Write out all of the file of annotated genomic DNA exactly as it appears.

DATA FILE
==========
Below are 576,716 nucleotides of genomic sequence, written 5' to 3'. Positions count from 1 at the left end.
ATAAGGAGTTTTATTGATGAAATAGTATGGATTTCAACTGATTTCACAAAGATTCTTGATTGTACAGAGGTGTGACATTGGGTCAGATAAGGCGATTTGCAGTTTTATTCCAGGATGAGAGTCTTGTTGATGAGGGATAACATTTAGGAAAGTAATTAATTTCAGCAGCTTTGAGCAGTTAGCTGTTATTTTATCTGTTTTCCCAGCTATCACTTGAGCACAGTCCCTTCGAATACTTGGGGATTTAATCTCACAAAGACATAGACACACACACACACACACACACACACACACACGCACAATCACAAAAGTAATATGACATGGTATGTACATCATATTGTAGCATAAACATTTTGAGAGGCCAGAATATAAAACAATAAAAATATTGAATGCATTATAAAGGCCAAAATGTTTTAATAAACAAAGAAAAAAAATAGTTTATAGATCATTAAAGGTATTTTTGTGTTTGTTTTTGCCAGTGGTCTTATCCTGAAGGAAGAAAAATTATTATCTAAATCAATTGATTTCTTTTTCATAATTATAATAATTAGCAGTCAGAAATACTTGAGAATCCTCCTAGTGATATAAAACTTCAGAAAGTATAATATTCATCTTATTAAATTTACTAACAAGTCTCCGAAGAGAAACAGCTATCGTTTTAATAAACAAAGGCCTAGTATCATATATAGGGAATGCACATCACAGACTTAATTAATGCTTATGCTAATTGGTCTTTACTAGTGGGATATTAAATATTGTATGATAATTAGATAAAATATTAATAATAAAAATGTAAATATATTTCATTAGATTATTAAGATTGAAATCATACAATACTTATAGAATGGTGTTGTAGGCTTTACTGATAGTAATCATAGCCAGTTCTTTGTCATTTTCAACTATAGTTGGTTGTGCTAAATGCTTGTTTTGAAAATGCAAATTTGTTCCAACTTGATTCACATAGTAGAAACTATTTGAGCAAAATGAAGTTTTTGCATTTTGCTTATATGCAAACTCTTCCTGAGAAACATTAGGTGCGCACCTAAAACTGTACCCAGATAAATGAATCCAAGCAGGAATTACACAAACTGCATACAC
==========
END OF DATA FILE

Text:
Below are 576,716 nucleotides of genomic sequence, written 5' to 3'. Positions count from 1 at the left end.
ATAAGGAGTTTTATTGATGAAATAGTATGGATTTCAACTGATTTCACAAAGATTCTTGATTGTACAGAGGTGTGACATTGGGTCAGATAAGGCGATTTGCAGTTTTATTCCAGGATGAGAGTCTTGTTGATGAGGGATAACATTTAGGAAAGTAATTAATTTCAGCAGCTTTGAGCAGTTAGCTGTTATTTTATCTGTTTTCCCAGCTATCACTTGAGCACAGTCCCTTCGAATACTTGGGGATTTAATCTCACAAAGACATAGACACACACACACACACACACACACACACACACGCACAATCACAAAAGTAATATGACATGGTATGTACATCATATTGTAGCATAAACATTTTGAGAGGCCAGAATATAAAACAATAAAAATATTGAATGCATTATAAAGGCCAAAATGTTTTAATAAACAAAGAAAAAAAATAGTTTATAGATCATTAAAGGTATTTTTGTGTTTGTTTTTGCCAGTGGTCTTATCCTGAAGGAAGAAAAATTATTATCTAAATCAATTGATTTCTTTTTCATAATTATAATAATTAGCAGTCAGAAATACTTGAGAATCCTCCTAGTGATATAAAACTTCAGAAAGTATAATATTCATCTTATTAAATTTACTAACAAGTCTCCGAAGAGAAACAGCTATCGTTTTAATAAACAAAGGCCTAGTATCATATATAGGGAATGCACATCACAGACTTAATTAATGCTTATGCTAATTGGTCTTTACTAGTGGGATATTAAATATTGTATGATAATTAGATAAAATATTAATAATAAAAATGTAAATATATTTCATTAGATTATTAAGATTGAAATCATACAATACTTATAGAATGGTGTTGTAGGCTTTACTGATAGTAATCATAGCCAGTTCTTTGTCATTTTCAACTATAGTTGGTTGTGCTAAATGCTTGTTTTGAAAATGCAAATTTGTTCCAACTTGATTCACATAGTAGAAACTATTTGAGCAAAATGAAGTTTTTGCATTTTGCTTATATGCAAACTCTTCCTGAGAAACATTAGGTGCGCACCTAAAACTGTACCCAGATAAATGAATCCAAGCAGGAATTACACAAACTGCATACAC